Legal Charts

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I chose a job that qualifies for loan forgiveness instead of a job I really wanted.

  • Yes
  • No

I postponed or decided not to have children.

  • Yes
  • No

I chose a job that pays more money instead of a job I really wanted.

  • Yes
  • No

• • •

Postponed Due to Student Debt – Infogram tabbed chart

Postponed Due to Student Debt - WordPress bar chart

  • WHITE
  • BLACK
  • HISPANIC
  • ASIAN

LAW SCHOOL DEBT
How it affects new lawyers

Many new lawyers are postponing major life decisions like marriage, having children and buying houses – or rejecting them outright — because they are carrying heavy student loan debts. That’s the conclusion of a new survey by the ABA Young Lawyers Division and the ABA Media Relations and Strategic Communications Division.

The survey of nearly 1,100 new lawyers – most of them young people, but also many over the age of 40 – shows that student loan debt is forcing the newest generation of lawyers to make major financial, personal and career sacrifices.

The poll was conducted online from March 1 to March 31, 2020, among members of the ABA Young Lawyers Division and other relatively new lawyers. It was completed by 1,084 lawyers, including some who have recently graduated from law school and are not yet licensed to practice. The median age of those who completed the survey was 32, most were women (60%) and more than half were in private practice (58%).

Participants said heavy student loan debt is affecting virtually every aspect of their lives, including:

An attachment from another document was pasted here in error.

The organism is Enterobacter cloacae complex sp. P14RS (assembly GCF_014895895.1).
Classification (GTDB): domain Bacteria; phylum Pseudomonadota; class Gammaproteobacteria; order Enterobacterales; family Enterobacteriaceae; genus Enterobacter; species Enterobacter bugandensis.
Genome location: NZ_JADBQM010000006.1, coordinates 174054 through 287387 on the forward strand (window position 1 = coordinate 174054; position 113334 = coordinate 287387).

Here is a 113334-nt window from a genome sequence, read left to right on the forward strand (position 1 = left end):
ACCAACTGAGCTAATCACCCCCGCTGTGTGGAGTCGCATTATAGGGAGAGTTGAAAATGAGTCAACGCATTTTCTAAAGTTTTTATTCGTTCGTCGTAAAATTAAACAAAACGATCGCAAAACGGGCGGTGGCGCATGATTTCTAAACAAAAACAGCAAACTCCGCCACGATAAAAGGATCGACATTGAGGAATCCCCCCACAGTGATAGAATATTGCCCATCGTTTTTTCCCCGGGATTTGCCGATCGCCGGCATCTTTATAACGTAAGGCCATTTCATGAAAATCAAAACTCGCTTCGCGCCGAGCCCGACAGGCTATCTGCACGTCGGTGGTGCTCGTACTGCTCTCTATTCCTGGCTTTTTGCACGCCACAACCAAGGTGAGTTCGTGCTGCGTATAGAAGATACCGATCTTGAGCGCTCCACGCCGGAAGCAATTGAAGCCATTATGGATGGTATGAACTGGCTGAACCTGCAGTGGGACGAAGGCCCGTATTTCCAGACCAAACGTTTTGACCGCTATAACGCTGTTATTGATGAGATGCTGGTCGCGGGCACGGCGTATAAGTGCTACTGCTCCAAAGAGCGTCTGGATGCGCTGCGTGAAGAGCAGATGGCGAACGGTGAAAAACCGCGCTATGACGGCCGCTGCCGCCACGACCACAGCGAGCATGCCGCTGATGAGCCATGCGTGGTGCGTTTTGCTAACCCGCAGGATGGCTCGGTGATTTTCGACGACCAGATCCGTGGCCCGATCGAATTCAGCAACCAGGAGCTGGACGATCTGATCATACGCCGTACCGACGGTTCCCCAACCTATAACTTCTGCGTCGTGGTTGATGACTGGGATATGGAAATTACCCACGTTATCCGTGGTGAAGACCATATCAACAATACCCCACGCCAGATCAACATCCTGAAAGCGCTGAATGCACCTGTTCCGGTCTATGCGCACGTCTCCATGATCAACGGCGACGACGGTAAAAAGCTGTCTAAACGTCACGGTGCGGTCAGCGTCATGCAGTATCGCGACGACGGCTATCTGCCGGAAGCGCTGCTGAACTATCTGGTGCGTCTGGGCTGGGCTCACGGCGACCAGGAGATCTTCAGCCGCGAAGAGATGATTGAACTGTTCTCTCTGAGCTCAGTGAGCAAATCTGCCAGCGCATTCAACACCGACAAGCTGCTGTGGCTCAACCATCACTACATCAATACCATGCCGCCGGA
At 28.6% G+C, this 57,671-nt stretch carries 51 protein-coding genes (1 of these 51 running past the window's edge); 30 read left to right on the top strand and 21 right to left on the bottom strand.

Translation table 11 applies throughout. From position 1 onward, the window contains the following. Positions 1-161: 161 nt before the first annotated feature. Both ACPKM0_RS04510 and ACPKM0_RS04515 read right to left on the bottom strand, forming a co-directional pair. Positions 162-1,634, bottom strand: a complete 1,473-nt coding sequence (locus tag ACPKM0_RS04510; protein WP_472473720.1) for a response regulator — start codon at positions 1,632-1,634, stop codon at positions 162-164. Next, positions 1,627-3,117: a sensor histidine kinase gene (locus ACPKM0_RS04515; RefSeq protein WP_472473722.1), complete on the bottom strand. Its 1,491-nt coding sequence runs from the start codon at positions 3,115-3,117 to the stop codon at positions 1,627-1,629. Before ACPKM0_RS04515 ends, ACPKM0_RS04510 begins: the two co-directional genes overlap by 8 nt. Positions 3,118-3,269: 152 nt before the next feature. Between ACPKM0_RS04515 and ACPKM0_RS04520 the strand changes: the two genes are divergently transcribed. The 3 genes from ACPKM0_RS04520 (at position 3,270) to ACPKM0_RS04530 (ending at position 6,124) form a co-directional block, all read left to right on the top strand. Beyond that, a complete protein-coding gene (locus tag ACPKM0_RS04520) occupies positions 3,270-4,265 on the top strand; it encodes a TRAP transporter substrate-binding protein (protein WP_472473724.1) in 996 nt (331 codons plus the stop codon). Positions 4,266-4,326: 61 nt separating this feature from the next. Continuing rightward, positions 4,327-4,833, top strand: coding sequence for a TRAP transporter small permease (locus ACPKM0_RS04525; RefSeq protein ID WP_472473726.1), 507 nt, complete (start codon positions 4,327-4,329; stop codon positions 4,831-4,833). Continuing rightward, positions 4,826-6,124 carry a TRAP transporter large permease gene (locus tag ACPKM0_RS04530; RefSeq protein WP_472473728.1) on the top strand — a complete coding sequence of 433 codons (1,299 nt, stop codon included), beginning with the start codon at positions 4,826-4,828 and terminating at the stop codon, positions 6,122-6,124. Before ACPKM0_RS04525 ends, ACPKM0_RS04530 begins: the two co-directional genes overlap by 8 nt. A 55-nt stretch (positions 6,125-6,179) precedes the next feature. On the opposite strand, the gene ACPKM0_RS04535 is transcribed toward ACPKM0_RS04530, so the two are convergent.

Having children: Nearly half (48%) said they have postponed or decided not to have children because of their debts.

Getting married: More than 1 in 4 (29%) said they have postponed or decided not to get married because of their debts.

Housing: More than half (56%) said they have postponed or decided not to buy a house because of their debts. One in 4 (27%) said they bought a less expensive house than they originally wanted. Some said they cannot afford rent and have moved in with their parents to save money.

Career: Roughly one-third (37%) said they chose a job that pays more instead of a job they really wanted. One in 6 (17%) said they chose a job that qualifies for loan forgiveness instead of a job they really wanted.

Transportation: Nearly half (46%) said they postponed or decided not to buy a car because of their debt. One-third (33%) said they got a less expensive car than they originally wanted.

Vacation: More than half (58%) said they postponed or decided not to take a vacation because of their debts.

The median cumulative debt at law school graduation among those who completed the survey – for law school, undergraduate and other education expenses – was $160,000. That is close to the national average of cumulative debt for all law school graduates of $145,500 in 2016, according to the U.S. Department of Education. Respondents reported a median current debt of $160,000. More than 40% reported that their current debt is actually higher than the debt they had when they graduated from law school.

Among those who completed the survey, 226 added open-ended comments. There was an underlying theme of unhappiness, frustration and fear stemming from loan burdens. Many mentioned issues with mental health, and some cited depression. Others mentioned an inability to save for the future or retirement, as well as difficult choices related to healthcare for themselves or their family.

Nationally, Black and Hispanic students are more likely to borrow money for graduate school than white students. The ABA survey shows that Black and Hispanic law school graduates generally take on more student loan debt than white students, which affects some of their most personal life choices. For example, new lawyers who are Black or Hispanic are more likely than new white lawyers to postpone or decide not to get married, and to postpone or decide not to buy a house. About two-thirds of Black respondents reported higher loan balances at the time of the survey than at graduation.

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